Let us take a minute to salute the international companies, those that have gone multi-market or are on that path. They deserve our applause and respect. When I led market entry programs , I observed that these international firms tended to outperform the purely domestic firms, but for a reason you might not expect.
Companies that were operating in many markets tended to do better than those that had a presence only in their home market, but this had more to do with the international journey than the additional revenue.
The process of going international forced a company to adapt for each new market. As a result, the international firm became a learning organization which encompassed several different successful models, and the lessons from each new market could be applied in other markets. So the international company tended to develop a feedback mechanism and process improvements more readily than the purely domestic company.
Indeed, if you ask the leadership of that purely domestic firm what they want to do tomorrow, you are more likely to hear that they want to do tomorrow what they did yesterday. In other words, many business people (like all of us) have a bias for the familiar. We all like patterns of behavior and we like to stay in our comfort zone. I see this regularly when I discuss China opportunities. We will have a nice conversation with a lovely mid-size company, but unless it has an international culture it will have an overwhelming focus on building out a successful domestic model. The management philosophy at these firms tends to be:
— Reliant on the organic growth that has served them well over the years;
— Highly structured organization, task-driven, with people looking at monthly and quarterly results;
— Heavily product-focused.
These companies tend to dominate their space or be a segment leader. All of this means these companies have a strong incentive not to expand their current set of activities, and not to think about what changes might be in order. The key principle at these firms is MOTS – More of the Same. We do what we did last year, but we do more.
More revenue, more customers, more market share, more net. A pretty common-sense approach. But this is not a strategy. This is a behavior pattern. Let’s do what we have always done, presumably because it has more-or-less worked. This approach makes sense if the world is static. If the world is standing still, if society is standing still, if technology is standing still, and if competitors are standing still– then it is ok if the business stands still as well. But there are moving pieces out there, so you had better move as well. Unless the business incorporates a bit of a change culture, it risks falling behind.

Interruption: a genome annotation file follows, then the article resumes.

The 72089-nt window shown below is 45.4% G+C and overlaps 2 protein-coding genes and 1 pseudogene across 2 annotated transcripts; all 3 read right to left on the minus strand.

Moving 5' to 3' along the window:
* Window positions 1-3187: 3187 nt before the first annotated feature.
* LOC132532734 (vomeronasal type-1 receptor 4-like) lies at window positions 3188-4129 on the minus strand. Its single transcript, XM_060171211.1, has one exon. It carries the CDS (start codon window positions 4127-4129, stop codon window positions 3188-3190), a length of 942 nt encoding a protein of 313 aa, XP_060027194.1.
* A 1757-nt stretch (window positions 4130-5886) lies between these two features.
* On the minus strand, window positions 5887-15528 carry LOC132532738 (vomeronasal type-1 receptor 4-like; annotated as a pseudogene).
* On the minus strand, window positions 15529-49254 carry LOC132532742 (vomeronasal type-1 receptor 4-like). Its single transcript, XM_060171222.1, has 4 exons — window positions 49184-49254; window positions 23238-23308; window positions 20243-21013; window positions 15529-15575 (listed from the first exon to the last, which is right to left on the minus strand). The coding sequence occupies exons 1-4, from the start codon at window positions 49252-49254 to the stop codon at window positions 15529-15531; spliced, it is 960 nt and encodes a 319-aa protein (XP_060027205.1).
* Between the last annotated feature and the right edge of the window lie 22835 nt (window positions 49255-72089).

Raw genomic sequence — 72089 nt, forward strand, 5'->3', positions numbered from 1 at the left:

Therefore, some sort of strategy is in order. Strategy can mean the allocation of resources without the normal formula for a return, displaying some capacity for experimentation. Strategy can mean you are doing something different, and the constituency for this change has not yet been established. Strategy can mean clearer costs than benefits.
Strategy can mean a journey into the unknown. You are taking steps that require you to stretch beyond current capabilities. A new product launch could represent a strategy. A new sales channel. Or a new market.
For most companies, the decision to go into a new market is a matter of strategy, because growth is no longer MOTS. The best expression of this might be a decision to go to China. On any given day it might not make sense to have a strategy. It makes sense to do what you did yesterday. But cumulatively, this could lead to a disaster.
On any given day, it might not make sense to go into a new market. But over the long run it could cripple the company to stay only in its home market. I caught up with Jack Ma recently at the Forbes Global CEO Conference. Jack has stepped down as Alibaba ($BABA) chairman, but he is still fiercely passionate about helping companies enter the China market. I had not seen him in almost a year, but we immediately saw this issue eye-to-eye.
Sooner or later, every company needs an international strategy. Sooner or later, every company needs a China strategy. Strategy is possible. Cost-free strategy is not. Those companies that are taking the international journey, we salute you.
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Whether in banking, communications, trade negotiations, or e-commerce, my professional life is helping companies enter and succeed in new markets, with a particular focus on China. As Founder and CEO of Export Now, I run the largest international firm in China e-commerce. Export Now provides turn-key services for international brands in China e-commerce, including market strategy and competitive analysis, regulatory approval, store operations and fulfillment, financial settlement and remittance. Previously, I served as Asia Pacific Chair for Edelman Public Affairs and in my last role in government, I served as Undersecretary for International Trade at the U.S. Department of Commerce. Previously, I served as U.S. Ambassador to Singapore. Earlier, I served in Hong Kong and Singapore with Citibank and Bank of America and on the White House and National Security Council staff. New market book: http://amzn.to/2py3kqm WWII history book: http://amzn.to/2qtk0wK
Source: Key Points To Consider When Developing An International Business Strategy